Our identities can be very complex, and the fun of fashion is that it can give expression to our different “sides”—our professional side, our feminine side, our athletic side, and so on. The fun of fast fashion is how it allows us to try on different identities with little commitment. We can try out something new for cheap. But the problem with fast fashion isn’t that we express different parts of who we are with it; the problem is the nihilism underlying it, as if putting on and discarding looks that say very little about who we really are doesn’t matter very much. But for Christians, who we are does matter.
Knowing who we are can be one of the strongest defenses against getting carried away by the ceaseless trends. Many YouTubers who discuss fast fashion talk about not knowing what they were truly interested in, while they were filling their closets with more and more clothes. However, by resting securely in the knowledge that we, as creatures, are God’s, and by applying that knowledge to even the apparently insignificant dimensions of our lives, like fashion, we can focus on ourselves less. When we know ourselves, we begin to trust our own judgment without reference to the currently “cool”.
Identity is often overplayed these days, presenting each human as completely self-directed—Carl Trueman’s recent book on The Rise and Triumph of the Modern Self is one work that traces how the self became overemphasized. But as Trueman makes clear, our consciousness of ourselves as individuals also grew and developed in the context of Christian history, and having an identity of our own is not something we need to avoid entirely. At the same time, fashion is often used to communicate about the communities and ties we have—black eye makeup for goths, or cowboy hats for westerners, and so on. Our place in our community, and our group identities as Christians, employees or employers, or as fathers and mothers and children, can all be communicated by what we wear, just as well as our expressions of our individuality.
We can chase the feeling of a whole new look through endless purchases, and find ourselves continually facing the deep letdown of a makeover that doesn’t actually make us new. We can continue to hope clothes have more power than they really have. Or we can get to know ourselves as we truly are in Christ, the unique individual whom God is restoring to be a new creation, and be unafraid to let that shine through what we wear. We can keep fashion in its place while holding onto the joy and blessing it brings into our lives.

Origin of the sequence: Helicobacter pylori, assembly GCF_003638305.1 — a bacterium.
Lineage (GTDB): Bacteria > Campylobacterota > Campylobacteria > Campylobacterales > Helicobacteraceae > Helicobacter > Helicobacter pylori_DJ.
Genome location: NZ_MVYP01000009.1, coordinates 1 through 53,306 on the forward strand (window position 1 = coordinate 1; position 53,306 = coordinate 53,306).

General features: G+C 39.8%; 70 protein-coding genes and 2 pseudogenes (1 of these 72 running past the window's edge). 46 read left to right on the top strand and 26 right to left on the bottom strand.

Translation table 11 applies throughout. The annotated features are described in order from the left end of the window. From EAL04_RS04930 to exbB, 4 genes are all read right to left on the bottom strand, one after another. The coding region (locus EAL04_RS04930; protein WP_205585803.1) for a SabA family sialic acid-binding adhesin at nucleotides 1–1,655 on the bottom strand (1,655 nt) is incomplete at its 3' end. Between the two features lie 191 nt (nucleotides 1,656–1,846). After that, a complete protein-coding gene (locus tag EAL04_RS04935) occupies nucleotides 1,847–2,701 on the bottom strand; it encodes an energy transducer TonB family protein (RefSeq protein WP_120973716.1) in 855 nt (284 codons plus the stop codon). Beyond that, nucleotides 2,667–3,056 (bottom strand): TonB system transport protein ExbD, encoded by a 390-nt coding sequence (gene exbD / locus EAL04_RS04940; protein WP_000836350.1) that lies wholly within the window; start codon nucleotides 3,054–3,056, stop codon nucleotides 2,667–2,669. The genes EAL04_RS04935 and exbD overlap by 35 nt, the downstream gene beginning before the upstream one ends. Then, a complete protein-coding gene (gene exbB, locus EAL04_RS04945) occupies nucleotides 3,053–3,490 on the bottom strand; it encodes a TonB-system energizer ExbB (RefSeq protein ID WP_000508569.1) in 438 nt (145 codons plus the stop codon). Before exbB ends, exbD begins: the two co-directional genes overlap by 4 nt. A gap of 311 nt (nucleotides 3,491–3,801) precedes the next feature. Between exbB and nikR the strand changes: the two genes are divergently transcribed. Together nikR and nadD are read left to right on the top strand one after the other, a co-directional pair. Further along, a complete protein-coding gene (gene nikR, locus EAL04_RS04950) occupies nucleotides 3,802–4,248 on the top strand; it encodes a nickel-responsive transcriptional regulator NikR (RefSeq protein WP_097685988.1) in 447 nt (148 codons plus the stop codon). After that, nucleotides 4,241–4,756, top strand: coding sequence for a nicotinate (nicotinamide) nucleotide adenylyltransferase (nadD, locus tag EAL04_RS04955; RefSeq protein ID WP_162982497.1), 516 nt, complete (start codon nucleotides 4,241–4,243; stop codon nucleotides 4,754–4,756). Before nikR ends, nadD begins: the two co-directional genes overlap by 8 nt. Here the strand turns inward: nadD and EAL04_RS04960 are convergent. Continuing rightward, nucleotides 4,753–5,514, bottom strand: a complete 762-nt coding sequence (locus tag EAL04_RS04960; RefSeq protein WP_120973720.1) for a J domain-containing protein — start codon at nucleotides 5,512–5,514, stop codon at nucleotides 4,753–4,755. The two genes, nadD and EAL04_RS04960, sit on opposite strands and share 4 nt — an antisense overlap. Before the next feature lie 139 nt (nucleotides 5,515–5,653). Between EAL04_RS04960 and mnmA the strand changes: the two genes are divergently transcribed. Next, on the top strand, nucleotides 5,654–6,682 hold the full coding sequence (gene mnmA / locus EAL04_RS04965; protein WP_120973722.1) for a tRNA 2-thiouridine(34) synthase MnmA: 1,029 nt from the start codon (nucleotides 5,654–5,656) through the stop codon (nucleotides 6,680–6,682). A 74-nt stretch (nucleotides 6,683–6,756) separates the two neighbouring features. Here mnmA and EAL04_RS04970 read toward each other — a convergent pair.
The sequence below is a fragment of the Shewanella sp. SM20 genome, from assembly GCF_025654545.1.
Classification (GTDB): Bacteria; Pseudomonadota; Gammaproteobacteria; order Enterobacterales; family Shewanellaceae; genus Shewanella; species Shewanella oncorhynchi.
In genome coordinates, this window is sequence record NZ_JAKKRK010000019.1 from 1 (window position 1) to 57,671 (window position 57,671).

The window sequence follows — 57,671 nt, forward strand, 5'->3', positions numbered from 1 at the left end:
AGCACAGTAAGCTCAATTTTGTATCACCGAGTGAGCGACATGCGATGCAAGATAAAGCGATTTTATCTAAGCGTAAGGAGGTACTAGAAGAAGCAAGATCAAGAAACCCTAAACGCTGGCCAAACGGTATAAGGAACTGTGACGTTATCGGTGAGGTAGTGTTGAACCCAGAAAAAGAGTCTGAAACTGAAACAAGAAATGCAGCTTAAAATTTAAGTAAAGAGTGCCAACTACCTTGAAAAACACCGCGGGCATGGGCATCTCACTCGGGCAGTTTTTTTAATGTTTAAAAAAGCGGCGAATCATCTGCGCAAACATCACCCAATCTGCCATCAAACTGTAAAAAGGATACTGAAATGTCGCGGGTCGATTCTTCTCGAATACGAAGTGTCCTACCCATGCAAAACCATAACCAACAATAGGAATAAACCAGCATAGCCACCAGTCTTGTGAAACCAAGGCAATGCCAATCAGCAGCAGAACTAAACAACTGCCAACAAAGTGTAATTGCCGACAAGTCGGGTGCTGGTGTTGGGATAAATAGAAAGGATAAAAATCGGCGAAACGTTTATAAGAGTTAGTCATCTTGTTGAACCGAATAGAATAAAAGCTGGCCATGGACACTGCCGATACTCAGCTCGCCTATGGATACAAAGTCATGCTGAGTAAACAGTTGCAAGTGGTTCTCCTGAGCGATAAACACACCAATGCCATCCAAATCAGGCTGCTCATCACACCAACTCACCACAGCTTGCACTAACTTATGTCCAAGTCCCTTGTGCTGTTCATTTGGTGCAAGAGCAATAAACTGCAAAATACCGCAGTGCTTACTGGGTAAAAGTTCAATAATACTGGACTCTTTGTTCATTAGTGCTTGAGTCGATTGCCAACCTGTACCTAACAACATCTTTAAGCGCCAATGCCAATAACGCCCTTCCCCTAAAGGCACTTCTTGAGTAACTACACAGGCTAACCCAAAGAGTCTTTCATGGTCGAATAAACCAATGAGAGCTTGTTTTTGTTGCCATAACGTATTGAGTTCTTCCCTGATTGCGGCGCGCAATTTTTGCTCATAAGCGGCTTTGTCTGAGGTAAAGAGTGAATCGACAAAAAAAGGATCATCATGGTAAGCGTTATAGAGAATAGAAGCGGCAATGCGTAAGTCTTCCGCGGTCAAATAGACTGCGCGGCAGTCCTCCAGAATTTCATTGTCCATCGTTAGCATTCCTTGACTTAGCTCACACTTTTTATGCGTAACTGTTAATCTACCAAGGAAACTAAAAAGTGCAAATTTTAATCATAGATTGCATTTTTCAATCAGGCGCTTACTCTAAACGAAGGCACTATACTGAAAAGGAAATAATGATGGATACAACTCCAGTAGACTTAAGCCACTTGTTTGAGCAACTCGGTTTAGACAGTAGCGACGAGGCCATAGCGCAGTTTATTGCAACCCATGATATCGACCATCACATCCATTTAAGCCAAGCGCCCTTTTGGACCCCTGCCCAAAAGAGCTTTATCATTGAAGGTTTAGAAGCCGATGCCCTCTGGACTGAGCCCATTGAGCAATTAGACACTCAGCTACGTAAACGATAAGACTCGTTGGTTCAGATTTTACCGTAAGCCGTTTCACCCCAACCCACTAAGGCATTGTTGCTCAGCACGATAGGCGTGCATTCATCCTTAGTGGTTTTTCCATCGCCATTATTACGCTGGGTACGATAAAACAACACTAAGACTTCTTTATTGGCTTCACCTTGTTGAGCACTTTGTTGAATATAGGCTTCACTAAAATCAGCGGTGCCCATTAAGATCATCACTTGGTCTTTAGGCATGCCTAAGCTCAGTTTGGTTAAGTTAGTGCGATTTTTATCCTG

Having made these considerations about a Christian approach to fashion in and of itself, we will consider the question of ethics and fashion in a follow-up piece later this week.
Harma-Mae Smit is a Canadian writer who loves connecting theology to all of life. Her writing has appeared in Touchstone: A Journal of Mere Christianity, Reformed Perspective magazine, and The Globe and Mail. You can visit her website here.
- Luke Meagher, “Fast Fashion Is Disgusting,” https://youtu.be/8ox72V4DM2w. ↑
- Mina Le, “tiktok is kind of bad for fashion,” https://youtu.be/JR3z8lq2cNM. ↑
- Robert Covolo, Fashion Theology (Waco: Baylor University Press, 2020), 94. ↑
- Covolo, Fashion Theology, 94-95. ↑
- Christina Mychas, “Why is it so hard to stop shopping? 5 reasons you may not think of,” https://youtu.be/sdQ0OB75Vvw. ↑
- See Covolo, Fashion Theology, 97-98 for a more extensive treatment of Augustine’s ideas of time in relation to fashion. ↑
- Ambrosio, “Invisible Dress,” 419. ↑
- Mychas, “Why is it so hard to stop shopping?” ↑
- Developing ourselves as individuals can be part of our journey of faith, as long as it is not the ultimate end: “[T]he interesting thing is the self is not the ultimate project there. The way I put it in class is, Augustine moves inward, Paul moves inward, simply so that he can then move outward more effectively and locate himself relative to God. I think you’re absolutely correct in saying that the self as a sort of constructed project is a later phenomenon.” Carl Trueman, “The Triumph of the Modern Self: A Conversation with Theologian Carl Trueman,” https://albertmohler.com/2020/12/10/carl-trueman. ↑